My thinking is there is a layer of thick paper between the new plaster and the old, so they can’t be bonded. Am I wrong here?

Ive never plastered over paper ....even small bits left peel away.
If it hasnt come down yet take a paint scraper to it.
If its solid you should just paint it.
If your sat there worried about it ....rip it all down and re board it.
This is really your only option.
 
I'm no historian of buliding techniques, but I've been suprised when a property with lath walls doesn't have a lath cieling. I'm sure older guys than me would know the score.

My internal walls are all solid brick and concrete. It was a high end property when it was built with Crittal windows, wood strip floors etc...
 

ChrispyUK

Well-Known Member
Do you think the paper could still be removed? I’ve spoken to several plasterers today about scrapping the plaster off and starting again. None of them have been clear if this is possible, but I’m wondering if it’s more to do with them not wanting to do it. If it’s possible though, I would do it myself.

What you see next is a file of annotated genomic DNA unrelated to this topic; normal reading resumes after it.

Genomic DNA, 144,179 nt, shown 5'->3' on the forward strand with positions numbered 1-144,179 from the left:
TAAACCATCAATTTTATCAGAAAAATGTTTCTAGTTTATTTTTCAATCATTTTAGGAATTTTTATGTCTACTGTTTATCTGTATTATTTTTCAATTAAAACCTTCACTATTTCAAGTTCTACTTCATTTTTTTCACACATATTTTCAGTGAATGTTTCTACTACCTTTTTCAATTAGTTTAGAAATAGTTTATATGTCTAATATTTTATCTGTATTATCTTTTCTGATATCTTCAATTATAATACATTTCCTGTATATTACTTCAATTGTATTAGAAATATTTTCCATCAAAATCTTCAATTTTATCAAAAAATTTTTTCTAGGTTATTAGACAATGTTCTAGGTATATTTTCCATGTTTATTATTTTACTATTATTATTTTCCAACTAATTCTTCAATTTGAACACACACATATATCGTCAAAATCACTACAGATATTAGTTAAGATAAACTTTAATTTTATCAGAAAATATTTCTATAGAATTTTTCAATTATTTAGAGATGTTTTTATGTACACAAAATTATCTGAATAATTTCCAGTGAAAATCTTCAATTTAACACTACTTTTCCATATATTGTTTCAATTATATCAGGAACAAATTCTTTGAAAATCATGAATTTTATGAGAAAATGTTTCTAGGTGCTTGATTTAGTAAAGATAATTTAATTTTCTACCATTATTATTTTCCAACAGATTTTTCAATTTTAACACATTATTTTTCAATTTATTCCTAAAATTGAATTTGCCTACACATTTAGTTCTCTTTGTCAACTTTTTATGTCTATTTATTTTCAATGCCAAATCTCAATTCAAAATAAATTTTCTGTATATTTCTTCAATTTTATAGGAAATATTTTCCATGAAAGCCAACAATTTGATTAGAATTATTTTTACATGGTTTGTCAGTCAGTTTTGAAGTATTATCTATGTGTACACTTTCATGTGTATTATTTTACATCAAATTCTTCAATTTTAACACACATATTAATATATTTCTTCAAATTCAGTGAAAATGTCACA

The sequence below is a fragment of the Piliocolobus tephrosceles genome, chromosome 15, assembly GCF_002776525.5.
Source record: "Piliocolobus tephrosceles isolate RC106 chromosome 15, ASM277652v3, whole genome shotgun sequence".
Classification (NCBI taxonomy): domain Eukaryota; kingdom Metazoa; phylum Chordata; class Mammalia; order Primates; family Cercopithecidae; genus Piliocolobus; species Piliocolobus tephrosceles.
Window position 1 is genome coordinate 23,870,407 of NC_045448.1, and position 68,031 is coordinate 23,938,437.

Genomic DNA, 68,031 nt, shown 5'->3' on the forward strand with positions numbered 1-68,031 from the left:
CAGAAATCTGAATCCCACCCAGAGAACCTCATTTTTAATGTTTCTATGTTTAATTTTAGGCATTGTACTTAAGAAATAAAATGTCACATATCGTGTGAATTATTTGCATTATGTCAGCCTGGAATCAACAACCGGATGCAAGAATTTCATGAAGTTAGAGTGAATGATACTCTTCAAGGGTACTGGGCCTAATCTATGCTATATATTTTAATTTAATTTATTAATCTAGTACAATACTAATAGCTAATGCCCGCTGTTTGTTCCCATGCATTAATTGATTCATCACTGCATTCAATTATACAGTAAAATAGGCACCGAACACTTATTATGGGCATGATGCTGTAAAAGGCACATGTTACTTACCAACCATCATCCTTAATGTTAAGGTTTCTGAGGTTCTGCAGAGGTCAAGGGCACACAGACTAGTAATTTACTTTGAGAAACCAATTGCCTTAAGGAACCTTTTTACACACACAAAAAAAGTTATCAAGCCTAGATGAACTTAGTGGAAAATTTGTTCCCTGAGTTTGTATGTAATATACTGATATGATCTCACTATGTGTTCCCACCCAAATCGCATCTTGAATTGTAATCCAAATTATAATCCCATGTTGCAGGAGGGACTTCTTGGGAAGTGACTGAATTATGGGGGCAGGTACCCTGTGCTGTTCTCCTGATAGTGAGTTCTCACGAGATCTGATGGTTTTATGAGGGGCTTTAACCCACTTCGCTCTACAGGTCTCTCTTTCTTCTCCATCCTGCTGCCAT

My thinking is there is a layer of thick paper between the new plaster and the old, so they can’t be bonded. Am I wrong here?

Yes and no. The answer is, know one knows. It could be stuck like s**t to a blanket, it could crack off and end up on the floor the next time the upstairs neighbours get jiggy with it.

If you fear it could end up on the floor (which I feel is your main worry) then the only option is to try stripping it to see if it comes off easily. If it does come away from the paper easily, then keep stripping back to the paper (carefully), then strip the paper off by hand by just perforating and soaking.

If it does seem well stuck, then, you've either got to get it re-skimmed or make good with filling and sanding.
 
Ive never plastered over paper ....even small bits left peel away.
If it hasnt come down yet take a paint scraper to it.
If its solid you should just paint it.
If your sat there worried about it ....rip it all down and re board it.
This is really your only option.

A couple of plasterers I’ve spoken ken to have said they are surprised it didn’t fall when the we’re doing it and as it didn’t, it may well stay attached. Is this true?